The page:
Same for Airush too... their c-bars from 2012 and older are a dual-line system, but they went to a single-line system this year to lower the V point on the front lines for better performance and easier self-landing.
The shop that sold you the gear should have known that not all 4-line bars work with 4-line kites because of the differing bridle designs. However if the Best c-bar is a 2013 model (or whenever Best started making it single-line), it should work fine with those kites, but if the Best c-bar is an older dual-line, then you're right and the shop is definitely wrong and needs to correct this immediately.
I have had a lot of trouble with this over the last few years. I have an f-one bar from 2010 that has the two line depower, that I ride with an f-one bandit. Every time I punch out I have to fight extremely hard to pull in one of the steering lines to essentially force it to flag out on one line. There is no way to do the normal self rescue technique where you wrap the safety line around the back of the bar, as its pulling too hard.
I have complained about this a few times and even had the rep from f-one try it out on my kite. He got dragged into the beach and I had to run and grab my kite... He couldnt self rescue at all with the way it was still powered but still seemed to think nothing was wrong...
Recently I decided enough was enough and went to buy a new bar. The north bar was recommended to me as a good replacement. Even though it has a two line depower, I was told it worked much better than the f-one bar and the kite would flip onto its back. First day out with it, my canopy ripped in half up at sherman. Even with a gaping hole, the kite was pulling far too hard to do a normal self rescue.
So I just picked up the Naish bar which has a single line depower, and I am hoping it works better.
The Cabrinha two line depower has worked fine for me on cabrinha switchblades, but I think kites with a more curved leading edge are more likely to retain their shape, stay powered, and refuse to flip onto their backs. Assuming the single line depower works, I dont think Ill ever go back to the two-line depower, regardless of what they say. I want 0 pull when I punch out.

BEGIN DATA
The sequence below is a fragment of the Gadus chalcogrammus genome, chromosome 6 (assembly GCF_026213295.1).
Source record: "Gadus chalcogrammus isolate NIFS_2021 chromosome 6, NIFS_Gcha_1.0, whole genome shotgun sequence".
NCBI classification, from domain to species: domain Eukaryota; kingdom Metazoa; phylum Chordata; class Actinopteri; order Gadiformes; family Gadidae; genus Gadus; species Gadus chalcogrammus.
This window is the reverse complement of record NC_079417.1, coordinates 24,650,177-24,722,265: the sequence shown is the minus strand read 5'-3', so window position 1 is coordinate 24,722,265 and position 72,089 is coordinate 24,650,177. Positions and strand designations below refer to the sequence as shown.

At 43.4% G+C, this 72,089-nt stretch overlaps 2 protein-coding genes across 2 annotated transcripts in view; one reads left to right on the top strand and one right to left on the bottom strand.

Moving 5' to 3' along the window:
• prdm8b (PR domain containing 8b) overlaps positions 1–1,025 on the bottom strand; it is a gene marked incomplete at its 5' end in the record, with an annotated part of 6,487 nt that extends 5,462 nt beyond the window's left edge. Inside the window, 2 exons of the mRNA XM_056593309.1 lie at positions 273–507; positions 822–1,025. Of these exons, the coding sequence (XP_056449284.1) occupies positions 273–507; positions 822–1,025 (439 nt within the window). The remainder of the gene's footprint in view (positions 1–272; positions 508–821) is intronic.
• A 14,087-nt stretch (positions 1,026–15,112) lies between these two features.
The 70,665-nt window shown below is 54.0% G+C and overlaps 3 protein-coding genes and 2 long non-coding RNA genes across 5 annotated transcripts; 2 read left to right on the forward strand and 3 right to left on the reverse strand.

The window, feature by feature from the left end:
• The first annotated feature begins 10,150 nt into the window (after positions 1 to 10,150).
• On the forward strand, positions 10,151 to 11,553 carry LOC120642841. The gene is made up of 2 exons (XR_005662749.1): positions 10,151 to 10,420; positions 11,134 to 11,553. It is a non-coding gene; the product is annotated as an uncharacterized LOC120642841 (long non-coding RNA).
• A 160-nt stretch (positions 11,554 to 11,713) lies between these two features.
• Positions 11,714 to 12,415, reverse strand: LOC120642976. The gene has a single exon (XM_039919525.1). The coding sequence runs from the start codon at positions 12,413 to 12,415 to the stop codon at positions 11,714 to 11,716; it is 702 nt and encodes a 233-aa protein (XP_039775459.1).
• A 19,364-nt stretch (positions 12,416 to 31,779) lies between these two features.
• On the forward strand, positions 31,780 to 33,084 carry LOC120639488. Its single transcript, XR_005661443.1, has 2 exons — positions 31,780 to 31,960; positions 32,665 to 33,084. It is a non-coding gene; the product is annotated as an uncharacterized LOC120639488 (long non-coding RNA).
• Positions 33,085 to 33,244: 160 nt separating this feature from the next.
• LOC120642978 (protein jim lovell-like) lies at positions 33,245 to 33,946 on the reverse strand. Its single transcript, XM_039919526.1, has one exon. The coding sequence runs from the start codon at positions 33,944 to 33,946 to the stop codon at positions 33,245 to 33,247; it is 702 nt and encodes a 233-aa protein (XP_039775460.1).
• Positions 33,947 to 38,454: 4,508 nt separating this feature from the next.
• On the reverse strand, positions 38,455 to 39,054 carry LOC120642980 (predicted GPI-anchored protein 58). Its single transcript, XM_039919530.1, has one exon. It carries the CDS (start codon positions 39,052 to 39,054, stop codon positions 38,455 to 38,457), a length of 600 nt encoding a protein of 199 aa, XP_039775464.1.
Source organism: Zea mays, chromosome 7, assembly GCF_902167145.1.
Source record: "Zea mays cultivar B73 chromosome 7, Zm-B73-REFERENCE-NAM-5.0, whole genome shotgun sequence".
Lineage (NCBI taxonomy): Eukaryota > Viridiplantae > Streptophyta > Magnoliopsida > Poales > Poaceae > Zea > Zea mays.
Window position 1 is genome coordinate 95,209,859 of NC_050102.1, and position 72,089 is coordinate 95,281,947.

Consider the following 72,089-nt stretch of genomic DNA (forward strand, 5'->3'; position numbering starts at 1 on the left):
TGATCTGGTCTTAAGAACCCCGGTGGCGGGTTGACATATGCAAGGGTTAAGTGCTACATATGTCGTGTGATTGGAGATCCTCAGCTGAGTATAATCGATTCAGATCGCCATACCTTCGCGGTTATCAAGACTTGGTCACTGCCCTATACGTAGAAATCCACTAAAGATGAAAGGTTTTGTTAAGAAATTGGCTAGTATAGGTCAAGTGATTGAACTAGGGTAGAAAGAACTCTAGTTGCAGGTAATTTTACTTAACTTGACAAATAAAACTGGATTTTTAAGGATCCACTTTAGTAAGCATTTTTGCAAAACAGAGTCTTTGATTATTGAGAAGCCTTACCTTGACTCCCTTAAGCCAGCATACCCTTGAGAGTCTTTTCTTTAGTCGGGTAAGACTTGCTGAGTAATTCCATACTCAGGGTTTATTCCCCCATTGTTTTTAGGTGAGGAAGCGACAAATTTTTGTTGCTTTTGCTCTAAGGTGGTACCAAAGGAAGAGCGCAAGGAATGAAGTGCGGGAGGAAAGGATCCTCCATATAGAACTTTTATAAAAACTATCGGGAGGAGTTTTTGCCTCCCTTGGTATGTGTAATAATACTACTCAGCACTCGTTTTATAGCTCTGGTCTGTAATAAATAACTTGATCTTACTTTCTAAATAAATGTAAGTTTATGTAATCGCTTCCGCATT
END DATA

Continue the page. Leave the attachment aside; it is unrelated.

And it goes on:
I recently posted about my negative experiences with my RRD Obsessions which use the two-line supposed "depower" system:
"Is a Kite That Flags Out on Two Lines Dangerous?"
Like you, I found that the kites barely depower at all and have had several sketchy situations, including major damage to my 12m. My kite went into the water in light wind--when I punched out, I struggled for about ten minutes to get it to settle down, to no avail. The kite was still powered up, flopped around, rolled and tumbled, and got itself wrapped in the lines. When I pulled to keep it from heading into obstacles, I popped the leading edge. The result: $300 worth of damage.
I highly recommend that if you're buying new gear and are not absolutely certain about what you're getting, you do extensive research to ensure your safety system works. Don't take the word of a dealer who is selling you mix-and-match gear; they are not completely objective, they are trying to move the stock they have on hand. Don't rely on the word of one or two friends who say their setup "works fine" but have slightly different gear or ride in different conditions. Kiting is dangerous enough as it is--it's not acceptable to be out on the water with a kite and bar that don't allow you to self-rescue safely.